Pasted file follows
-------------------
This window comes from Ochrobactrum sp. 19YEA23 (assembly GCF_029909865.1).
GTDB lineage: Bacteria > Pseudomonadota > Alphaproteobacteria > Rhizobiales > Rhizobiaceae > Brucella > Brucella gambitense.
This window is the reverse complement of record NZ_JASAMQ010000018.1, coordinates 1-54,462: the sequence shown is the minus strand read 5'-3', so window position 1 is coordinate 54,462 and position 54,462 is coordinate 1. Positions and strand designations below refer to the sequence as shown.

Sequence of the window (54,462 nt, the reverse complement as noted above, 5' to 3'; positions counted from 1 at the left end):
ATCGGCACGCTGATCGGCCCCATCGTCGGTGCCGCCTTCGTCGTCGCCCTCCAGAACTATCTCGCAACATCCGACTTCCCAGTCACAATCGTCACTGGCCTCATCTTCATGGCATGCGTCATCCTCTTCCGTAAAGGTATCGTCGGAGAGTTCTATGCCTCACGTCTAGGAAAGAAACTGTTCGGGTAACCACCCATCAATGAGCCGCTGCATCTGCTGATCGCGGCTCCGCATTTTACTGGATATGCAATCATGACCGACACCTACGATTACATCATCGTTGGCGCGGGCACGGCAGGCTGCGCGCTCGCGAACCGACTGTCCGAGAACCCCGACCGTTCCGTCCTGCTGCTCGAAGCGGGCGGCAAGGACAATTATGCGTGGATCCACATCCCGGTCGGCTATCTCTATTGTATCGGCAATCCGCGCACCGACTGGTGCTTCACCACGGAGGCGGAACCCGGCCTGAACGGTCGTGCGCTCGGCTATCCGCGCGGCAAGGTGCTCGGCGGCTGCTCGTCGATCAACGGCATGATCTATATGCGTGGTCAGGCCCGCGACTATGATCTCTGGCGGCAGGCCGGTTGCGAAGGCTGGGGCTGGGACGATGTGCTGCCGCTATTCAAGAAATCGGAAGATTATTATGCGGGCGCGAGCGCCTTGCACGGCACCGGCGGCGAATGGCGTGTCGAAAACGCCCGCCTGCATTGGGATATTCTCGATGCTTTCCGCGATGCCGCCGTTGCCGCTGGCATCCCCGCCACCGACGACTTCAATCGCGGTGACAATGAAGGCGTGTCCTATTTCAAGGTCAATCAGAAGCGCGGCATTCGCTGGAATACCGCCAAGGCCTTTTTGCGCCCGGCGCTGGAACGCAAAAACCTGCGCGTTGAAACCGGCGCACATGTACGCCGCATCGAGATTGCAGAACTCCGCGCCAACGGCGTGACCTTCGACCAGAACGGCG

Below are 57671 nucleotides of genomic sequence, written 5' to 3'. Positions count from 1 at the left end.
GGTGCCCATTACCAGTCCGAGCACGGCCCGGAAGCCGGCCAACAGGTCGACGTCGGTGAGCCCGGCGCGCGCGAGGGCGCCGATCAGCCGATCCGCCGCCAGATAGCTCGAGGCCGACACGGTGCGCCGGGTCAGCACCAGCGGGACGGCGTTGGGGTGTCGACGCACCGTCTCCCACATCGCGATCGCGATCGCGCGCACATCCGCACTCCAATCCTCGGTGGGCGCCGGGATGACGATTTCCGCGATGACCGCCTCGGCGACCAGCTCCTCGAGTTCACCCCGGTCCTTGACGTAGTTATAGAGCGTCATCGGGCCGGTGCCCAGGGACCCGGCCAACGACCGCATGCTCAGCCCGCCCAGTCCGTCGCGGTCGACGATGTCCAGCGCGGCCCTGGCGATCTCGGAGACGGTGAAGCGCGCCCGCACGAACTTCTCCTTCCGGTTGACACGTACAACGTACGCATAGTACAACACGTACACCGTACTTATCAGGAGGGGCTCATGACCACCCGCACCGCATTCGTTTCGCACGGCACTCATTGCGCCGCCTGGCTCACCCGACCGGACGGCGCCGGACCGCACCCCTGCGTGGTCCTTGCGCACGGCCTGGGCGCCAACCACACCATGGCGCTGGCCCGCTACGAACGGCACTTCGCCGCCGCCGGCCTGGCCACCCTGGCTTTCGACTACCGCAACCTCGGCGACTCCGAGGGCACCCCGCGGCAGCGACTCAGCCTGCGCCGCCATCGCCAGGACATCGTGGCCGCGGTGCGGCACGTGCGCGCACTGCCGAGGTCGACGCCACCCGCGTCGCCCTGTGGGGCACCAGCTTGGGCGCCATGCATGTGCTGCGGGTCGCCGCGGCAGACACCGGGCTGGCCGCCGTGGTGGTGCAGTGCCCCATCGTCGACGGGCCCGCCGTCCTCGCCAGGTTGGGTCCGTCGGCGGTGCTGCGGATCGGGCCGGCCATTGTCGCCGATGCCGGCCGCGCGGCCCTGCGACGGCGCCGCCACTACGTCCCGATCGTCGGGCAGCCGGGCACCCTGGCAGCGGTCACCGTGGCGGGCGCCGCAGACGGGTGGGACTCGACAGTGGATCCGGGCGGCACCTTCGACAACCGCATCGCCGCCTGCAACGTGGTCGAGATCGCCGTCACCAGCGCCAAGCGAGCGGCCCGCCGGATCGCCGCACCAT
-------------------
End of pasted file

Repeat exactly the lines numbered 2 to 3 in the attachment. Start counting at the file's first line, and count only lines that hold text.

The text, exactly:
GTDB lineage: Bacteria > Pseudomonadota > Alphaproteobacteria > Rhizobiales > Rhizobiaceae > Brucella > Brucella gambitense.
This window is the reverse complement of record NZ_JASAMQ010000018.1, coordinates 1-54,462: the sequence shown is the minus strand read 5'-3', so window position 1 is coordinate 54,462 and position 54,462 is coordinate 1. Positions and strand designations below refer to the sequence as shown.